It was a difficult decision for Bailey. He had made a verbal commitment to his dream school in Michigan State and passing that up came with its share of doubtful moments.

“I took a lot of time to look at the pros and cons and talking to my family was a major factor,” Bailey said. “At 16, 17 you have to grow up a little bit. There were a lot of emotions, a lot crossing my mind.”

Those thoughts, and a few doubtful moments, continued during his rookie year with Kitchener, also his NHL Draft year.

“There were some questions and the first few games definitely weren’t easy,” Bailey said. “I had a good coach who really helped me learn what it would take to succeed in the OHL and a lot of little things that prepare you for going pro. I was on a veteran team so I had the chance to see what first and second-round draft picks were doing, how they went about preparing. I learned a lot.”

He learned little things about being a hockey player off the ice, things like taking care of your body, along with the attention to detail on the ice in order to play well against bigger, older players. He also learned quickly what it meant to be in your NHL draft year.

“I wasn’t the kid who was staying up and watching the draft every year,” Bailey said. “I loved going to games. I was a big Sabres fan. I know a lot about the game but not a whole lot about the development process. That first year I learned how difficult it is to actually sign a contract and how much work it is to be a top player in the OHL.”

His work paid off on that eventful day in 2013. His draft journey was over. His professional hockey journey, however, was just beginning.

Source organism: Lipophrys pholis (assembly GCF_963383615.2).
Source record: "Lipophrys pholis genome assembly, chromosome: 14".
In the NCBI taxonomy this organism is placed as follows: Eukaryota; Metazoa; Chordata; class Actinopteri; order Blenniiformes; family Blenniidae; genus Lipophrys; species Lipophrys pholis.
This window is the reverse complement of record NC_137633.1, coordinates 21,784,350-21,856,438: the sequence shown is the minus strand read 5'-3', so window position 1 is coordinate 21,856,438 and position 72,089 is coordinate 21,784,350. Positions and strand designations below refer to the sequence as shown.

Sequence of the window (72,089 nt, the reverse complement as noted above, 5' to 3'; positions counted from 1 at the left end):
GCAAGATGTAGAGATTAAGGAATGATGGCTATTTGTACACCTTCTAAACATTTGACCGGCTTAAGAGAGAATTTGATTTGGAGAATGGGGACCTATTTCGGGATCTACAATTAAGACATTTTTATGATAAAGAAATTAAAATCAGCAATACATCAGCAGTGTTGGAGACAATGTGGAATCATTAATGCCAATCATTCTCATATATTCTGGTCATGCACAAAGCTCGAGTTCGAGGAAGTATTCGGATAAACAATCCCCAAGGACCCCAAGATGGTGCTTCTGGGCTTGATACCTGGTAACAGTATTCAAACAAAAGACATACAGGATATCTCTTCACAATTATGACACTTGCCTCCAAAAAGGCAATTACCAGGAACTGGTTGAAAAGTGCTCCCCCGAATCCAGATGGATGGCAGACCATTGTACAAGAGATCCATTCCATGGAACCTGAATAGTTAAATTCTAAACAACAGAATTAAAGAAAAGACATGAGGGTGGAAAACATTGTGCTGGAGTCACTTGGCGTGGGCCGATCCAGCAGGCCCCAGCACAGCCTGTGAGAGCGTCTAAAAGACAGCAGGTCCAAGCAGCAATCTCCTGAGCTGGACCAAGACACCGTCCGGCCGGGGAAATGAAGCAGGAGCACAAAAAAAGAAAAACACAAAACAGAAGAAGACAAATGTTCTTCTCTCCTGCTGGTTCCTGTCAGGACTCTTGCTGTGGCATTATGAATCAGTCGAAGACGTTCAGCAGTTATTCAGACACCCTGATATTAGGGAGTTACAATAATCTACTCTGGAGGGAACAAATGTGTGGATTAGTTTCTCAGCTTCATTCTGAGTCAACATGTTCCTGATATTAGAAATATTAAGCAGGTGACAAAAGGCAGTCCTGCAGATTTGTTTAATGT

Bailey went to his first NHL training camp and returned to Kitchener for his second year of major juniors.

He went to his second NHL training camp with more confidence and hopes of getting in a preseason pro game. It didn’t happen.

“Anytime you come into training camp the goal is to make the team,” Bailey said. “For me, I wanted to make the team and maybe get a few exhibition games in but that didn’t happen. They kept me there for a while and I missed a couple of games in juniors. It was a great experience.”

He spent this season, his last year of eligibility in the OHL, with Kitchener and Sault St. Marie. In 57 games he tallied 69 points (34 goals, 35 assists) and had seven goals and seven assists in 14 playoff games. And through it all he kept in touch with the Sabres player development staff.

“You hear from them a few times every couple of weeks, but it’s not a whole lot about the game,” Bailey said. “It’s all about taking care of your body and little things that help you become a pro.”

Becoming a pro hockey player is a process. Being a second-round draft choice doesn’t afford a young player guarantees.

“People see guys drafted in the second round of other sports, like basketball and the NFL, and those guys are playing the next year,” Bailey said. “They don’t see it’s a long process and that you more than likely have to pay dues in the American Hockey League before you get a chance.”

Next: The AHL route.